Children's savings accounts: Junior Isas explained

pink piggy bank and coins

All interest earned from savings in a Junior Isa is tax-free

If you want to find a tax-free way to build a nest-egg for your children, a Junior Isa is the account for you.

Junior Isas are tax-free savings accounts for children under the age of 18. They can be opened by the parents or guardians of children born on or after 3 January 2011, or before 31 August 2002.

This guide explains how Junior Isas work, and how to make the most of these tax-free accounts. 

What are the different types of Junior Isa?

Junior Isas are incredibly similar to adult Isas. There are two types of Junior Isa:

Junior cash Isas

These work in exactly the same way as a cash Isa from a bank or building society. Any money paid into a Junior Isa will earn interest without any tax deducted from them.

Which? Money Compare: Junior cash Isas - search our comparison tables

Junior stocks and shares Isas

These work in the same way as adult stocks and shares Isas. You can invest your children's money in funds, shares, investment trusts, corporate bonds and gilts.

These types of investments come with the risk of losses - the value of your children's savings can go down as well as up.

Find out more: Stocks and shares Isas explained - all you need to know about this product

How much can I put into a Junior Isa?

The Junior Isa annual contribution limit for the 2016/17 tax year is £4,080. Although parents have to open a Junior Isa on behalf of their kids, anyone can contribute to a Junior Isa account. 

You can save into any mix of cash or stocks and shares, and switch between the two as often as you like. 

Children aged 16 and 17 can also open a cash Isa. This means that during these years, they can contribute even more to a tax free account. This is currently £15,240 for the 2016/17 tax year.

When will my child get access to the money?

Any money placed into a Junior Isa will not be able to be accessed until the child turns 18 years old.  

After this point, the Junior Isa will become a full Isa and the adult limits, currently £15,240 for the 2016/17 tax year, will apply. From 6 April 2017, the Isa allowance will be increased to £20,000 per tax year.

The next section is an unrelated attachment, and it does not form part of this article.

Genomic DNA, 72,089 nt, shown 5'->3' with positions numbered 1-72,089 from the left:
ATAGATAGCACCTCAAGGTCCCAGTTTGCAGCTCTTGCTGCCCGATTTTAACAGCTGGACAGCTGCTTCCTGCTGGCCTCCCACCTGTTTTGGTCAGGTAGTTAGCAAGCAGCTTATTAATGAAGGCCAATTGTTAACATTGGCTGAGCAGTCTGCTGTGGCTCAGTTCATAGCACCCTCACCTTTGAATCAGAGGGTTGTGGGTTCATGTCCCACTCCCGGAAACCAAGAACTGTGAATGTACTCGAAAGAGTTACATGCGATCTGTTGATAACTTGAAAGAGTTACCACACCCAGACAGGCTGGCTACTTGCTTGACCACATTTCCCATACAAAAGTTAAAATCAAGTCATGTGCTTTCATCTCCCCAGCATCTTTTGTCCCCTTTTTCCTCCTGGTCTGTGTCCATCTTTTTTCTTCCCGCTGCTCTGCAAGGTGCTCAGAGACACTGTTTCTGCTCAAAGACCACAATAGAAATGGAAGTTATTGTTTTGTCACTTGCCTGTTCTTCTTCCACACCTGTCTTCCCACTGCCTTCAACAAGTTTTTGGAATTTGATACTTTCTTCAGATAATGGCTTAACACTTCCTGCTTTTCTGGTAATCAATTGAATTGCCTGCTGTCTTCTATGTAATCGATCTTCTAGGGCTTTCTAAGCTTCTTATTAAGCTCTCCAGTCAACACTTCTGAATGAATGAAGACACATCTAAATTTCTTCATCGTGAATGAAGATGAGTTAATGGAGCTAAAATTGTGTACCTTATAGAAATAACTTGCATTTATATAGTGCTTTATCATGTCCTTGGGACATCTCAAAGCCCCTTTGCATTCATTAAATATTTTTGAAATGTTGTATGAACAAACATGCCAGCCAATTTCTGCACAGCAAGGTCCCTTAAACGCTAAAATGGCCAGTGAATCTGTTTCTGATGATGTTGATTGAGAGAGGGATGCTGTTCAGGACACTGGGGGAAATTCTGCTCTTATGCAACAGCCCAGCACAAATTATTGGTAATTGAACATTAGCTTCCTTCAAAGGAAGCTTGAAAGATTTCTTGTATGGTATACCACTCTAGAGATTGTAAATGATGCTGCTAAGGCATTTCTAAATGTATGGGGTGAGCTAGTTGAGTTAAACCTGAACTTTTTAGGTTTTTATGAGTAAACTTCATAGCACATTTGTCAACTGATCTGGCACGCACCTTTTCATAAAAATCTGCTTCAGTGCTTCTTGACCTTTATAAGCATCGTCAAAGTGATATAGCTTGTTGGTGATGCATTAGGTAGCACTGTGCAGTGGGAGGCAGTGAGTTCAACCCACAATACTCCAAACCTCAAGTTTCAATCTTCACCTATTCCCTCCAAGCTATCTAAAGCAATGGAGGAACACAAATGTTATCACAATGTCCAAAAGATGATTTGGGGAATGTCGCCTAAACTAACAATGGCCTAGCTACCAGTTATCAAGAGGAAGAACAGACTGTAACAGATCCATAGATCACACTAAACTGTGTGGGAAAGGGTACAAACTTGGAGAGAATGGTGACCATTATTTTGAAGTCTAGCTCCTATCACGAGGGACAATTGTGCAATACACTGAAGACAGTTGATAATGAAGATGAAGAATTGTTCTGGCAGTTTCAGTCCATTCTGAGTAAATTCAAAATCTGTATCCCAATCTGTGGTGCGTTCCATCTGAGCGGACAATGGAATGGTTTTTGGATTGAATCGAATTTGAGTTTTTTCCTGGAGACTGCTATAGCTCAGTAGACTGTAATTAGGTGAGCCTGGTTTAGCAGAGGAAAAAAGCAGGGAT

How many Junior Isa accounts can I open?

With adult Isas, it's possible to have multiple Isa accounts from different tax years, and partially transfer savings from previous years. But it's different with Junior Isas. 

You're only allowed to have one Junior cash Isa and one Junior stocks and shares Isa.

So, say you've saved £6,000 over the past three years in a Junior cash Isa. You've found another account that pays a better rate of interest, and want to put this year's Junior Isa allowance into it. 

You'll have to transfer the £6,000 you've already saved up into the new account you've opened. 

Does the government pay money into Junior Isas?

Junior Isas have replaced child trust funds. The government used to put £500 into these accounts when you opened them.

However, you get no contribution from the government in Junior Isas. 

Child trust funds have frustrated many parents by paying poor interest rates on levying high investment charges. The good news is that you're now able to transfer your savings from a child trust fund to a Junior Isa to find a better deal

Find out more: How to switch from child trust funds to Junior Isas - see our step-by-step guide

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